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With the looming removal of the Legal Aid, Sentencing and Punishment of Offenders Act (LASPO) insolvency exemption, insolvency practitioners need to act quickly to fund and insure cases in order to avoid ‘missing the recovery boat’ which sets sail on 1 April 2015.

The Jackson reforms have transformed the landscape for all forms of litigation in England and Wales. The aim of the reforms was to crackdown on the growing ‘compensation culture’ and address inefficiencies in the litigation process.

The abolition of the recoverability of success fees for Conditional Fee Agreements (CFA) and After the Event Insurance (ATE) premiums through sections 44 and 46 of LASPO is perhaps the most controversial outcome of the Jackson reforms given its limitation on access to justice. Sections 44 and 46 came into force on 1 April 2013 but insolvency claims were granted an exemption which comes to an end on 1 April 2015. This is despite lobbying from R3, ministerial support and an early day motion in the House of Commons.

CFAs coupled with ATE have been the tool used by insolvency practitioners in order to pursue rogue directors as well as recipients of antecedent transactions.

The loss of the exemption will mean that all CFA uplift (or success fees) and ATE premiums entered into after 1 April 2015 will need to be paid out of damages. From this date it will become more expensive for insolvency practitioners to pursue litigation which will likely lead to a significant decrease in claims brought for the benefit of creditors, especially for claims worth £50,000 or less. Fewer claims will result in less realisations for creditors and promote what can only be seen as a ‘rogue directors charter’.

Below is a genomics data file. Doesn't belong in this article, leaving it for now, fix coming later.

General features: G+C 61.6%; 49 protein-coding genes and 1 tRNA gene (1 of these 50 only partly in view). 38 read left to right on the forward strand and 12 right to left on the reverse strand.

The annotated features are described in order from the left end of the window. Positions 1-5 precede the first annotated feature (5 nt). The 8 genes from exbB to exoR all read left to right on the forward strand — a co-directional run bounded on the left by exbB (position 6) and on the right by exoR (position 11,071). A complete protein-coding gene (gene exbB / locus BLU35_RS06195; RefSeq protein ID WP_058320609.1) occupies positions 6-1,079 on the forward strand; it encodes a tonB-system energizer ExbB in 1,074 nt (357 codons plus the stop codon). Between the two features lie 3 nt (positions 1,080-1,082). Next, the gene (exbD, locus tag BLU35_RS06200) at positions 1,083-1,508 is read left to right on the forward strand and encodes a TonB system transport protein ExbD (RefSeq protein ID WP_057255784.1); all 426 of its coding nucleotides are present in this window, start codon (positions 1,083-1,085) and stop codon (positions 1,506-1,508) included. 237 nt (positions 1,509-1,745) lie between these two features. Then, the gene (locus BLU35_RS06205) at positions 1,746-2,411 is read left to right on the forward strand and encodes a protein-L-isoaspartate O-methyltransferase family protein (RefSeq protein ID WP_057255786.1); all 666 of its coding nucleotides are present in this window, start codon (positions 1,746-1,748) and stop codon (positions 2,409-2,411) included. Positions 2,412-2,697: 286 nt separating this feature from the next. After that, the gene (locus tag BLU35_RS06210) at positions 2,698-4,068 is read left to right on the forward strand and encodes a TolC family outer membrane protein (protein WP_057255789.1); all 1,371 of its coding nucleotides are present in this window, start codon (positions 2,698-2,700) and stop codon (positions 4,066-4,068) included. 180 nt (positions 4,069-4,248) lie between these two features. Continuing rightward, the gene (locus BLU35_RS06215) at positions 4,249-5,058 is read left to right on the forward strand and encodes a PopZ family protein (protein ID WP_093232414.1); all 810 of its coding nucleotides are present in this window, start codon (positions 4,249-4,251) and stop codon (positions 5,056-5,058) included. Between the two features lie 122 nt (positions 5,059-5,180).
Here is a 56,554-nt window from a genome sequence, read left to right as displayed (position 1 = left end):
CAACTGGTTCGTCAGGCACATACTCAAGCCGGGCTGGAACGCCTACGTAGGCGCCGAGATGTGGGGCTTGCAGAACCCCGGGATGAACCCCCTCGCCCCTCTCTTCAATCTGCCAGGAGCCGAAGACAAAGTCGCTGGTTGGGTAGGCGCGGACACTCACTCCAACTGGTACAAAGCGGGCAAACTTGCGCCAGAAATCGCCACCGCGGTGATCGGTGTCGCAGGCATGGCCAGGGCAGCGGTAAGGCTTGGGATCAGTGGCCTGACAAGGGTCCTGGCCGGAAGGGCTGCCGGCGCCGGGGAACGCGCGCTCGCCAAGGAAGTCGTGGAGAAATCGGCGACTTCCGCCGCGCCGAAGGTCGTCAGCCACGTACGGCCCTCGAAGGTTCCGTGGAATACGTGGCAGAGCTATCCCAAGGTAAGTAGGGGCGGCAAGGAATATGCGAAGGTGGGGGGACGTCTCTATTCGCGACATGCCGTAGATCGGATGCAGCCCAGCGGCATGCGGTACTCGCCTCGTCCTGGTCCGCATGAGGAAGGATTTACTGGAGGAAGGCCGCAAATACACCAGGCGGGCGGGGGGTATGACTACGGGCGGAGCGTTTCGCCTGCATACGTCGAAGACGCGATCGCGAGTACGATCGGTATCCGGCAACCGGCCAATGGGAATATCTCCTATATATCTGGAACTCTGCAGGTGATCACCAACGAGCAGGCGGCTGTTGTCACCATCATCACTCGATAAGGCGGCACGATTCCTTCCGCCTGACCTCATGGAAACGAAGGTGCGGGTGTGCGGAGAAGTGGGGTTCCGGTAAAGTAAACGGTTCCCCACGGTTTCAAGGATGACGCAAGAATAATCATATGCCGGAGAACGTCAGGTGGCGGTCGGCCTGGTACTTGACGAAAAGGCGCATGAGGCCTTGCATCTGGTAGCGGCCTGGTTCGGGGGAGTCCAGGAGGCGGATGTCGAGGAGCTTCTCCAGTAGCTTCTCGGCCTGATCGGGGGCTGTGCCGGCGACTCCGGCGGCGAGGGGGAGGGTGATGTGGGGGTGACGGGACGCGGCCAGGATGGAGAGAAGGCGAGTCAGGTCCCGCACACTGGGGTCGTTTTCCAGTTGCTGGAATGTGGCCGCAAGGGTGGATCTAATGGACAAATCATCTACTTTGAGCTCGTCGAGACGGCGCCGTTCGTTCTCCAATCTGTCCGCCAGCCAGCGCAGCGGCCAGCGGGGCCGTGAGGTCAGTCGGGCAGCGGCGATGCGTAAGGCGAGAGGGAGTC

In our experience of the 2013 implementation of LASPO there is likely to be a bottle neck for funding and insuring claims in the run up to 1 April 2015. There is usually a lead in time in order to risk assess, fund and insure cases, particularly where ATE is required. ATE proposals ought to be made by early March 2015 in order to receive quotes before the exemption is removed. It is critical, therefore, that insolvency practitioners undertake a review of their appointments and put in place funding before 1 April 2015. Insolvency practitioners are obliged to investigate such claims under SIP 2.

In the run up to the removal of the insolvency exemption we are working with office holders to put in place funding for claims or potential claims. If investigations are not yet concluded we can put in place CFAs that enable office holders time to continue their investigations before committing to a claim. ATE insurers are also likely to provide terms which allow office holders to cancel policies within a period of inception to allow investigations to be concluded.

The contents of this article are intended for general information purposes only and shall not be deemed to be, or constitute legal advice. We cannot accept responsibility for any loss as a result of acts or omissions taken in respect of this article.